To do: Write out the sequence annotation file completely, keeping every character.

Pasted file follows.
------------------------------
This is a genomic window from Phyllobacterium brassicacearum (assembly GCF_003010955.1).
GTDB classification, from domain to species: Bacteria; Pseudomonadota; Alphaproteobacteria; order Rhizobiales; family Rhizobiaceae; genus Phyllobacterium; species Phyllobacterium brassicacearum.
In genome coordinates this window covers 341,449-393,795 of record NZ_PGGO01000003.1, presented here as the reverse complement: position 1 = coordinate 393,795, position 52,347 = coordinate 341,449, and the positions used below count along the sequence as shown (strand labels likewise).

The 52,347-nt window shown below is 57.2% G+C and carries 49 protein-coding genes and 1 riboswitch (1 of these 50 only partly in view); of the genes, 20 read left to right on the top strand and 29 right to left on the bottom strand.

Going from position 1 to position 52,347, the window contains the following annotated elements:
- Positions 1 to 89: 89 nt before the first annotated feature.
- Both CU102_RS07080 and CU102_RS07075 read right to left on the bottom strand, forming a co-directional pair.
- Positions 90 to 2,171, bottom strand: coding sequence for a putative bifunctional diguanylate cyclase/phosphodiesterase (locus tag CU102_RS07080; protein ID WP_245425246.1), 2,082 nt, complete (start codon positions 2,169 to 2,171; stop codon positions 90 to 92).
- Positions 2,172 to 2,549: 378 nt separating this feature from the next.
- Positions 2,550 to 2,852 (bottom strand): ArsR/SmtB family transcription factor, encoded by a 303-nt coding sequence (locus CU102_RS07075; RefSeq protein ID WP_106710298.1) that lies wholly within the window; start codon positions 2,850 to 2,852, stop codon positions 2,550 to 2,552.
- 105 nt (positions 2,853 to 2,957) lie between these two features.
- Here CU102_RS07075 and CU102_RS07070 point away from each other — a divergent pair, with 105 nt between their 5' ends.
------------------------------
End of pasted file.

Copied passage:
This is a genomic window from Phyllobacterium brassicacearum (assembly GCF_003010955.1).
GTDB classification, from domain to species: Bacteria; Pseudomonadota; Alphaproteobacteria; order Rhizobiales; family Rhizobiaceae; genus Phyllobacterium; species Phyllobacterium brassicacearum.
In genome coordinates this window covers 341,449-393,795 of record NZ_PGGO01000003.1, presented here as the reverse complement: position 1 = coordinate 393,795, position 52,347 = coordinate 341,449, and the positions used below count along the sequence as shown (strand labels likewise).

The 52,347-nt window shown below is 57.2% G+C and carries 49 protein-coding genes and 1 riboswitch (1 of these 50 only partly in view); of the genes, 20 read left to right on the top strand and 29 right to left on the bottom strand.

Going from position 1 to position 52,347, the window contains the following annotated elements:
- Positions 1 to 89: 89 nt before the first annotated feature.
- Both CU102_RS07080 and CU102_RS07075 read right to left on the bottom strand, forming a co-directional pair.
- Positions 90 to 2,171, bottom strand: coding sequence for a putative bifunctional diguanylate cyclase/phosphodiesterase (locus tag CU102_RS07080; protein ID WP_245425246.1), 2,082 nt, complete (start codon positions 2,169 to 2,171; stop codon positions 90 to 92).
- Positions 2,172 to 2,549: 378 nt separating this feature from the next.
- Positions 2,550 to 2,852 (bottom strand): ArsR/SmtB family transcription factor, encoded by a 303-nt coding sequence (locus CU102_RS07075; RefSeq protein ID WP_106710298.1) that lies wholly within the window; start codon positions 2,850 to 2,852, stop codon positions 2,550 to 2,552.
- 105 nt (positions 2,853 to 2,957) lie between these two features.
- Here CU102_RS07075 and CU102_RS07070 point away from each other — a divergent pair, with 105 nt between their 5' ends.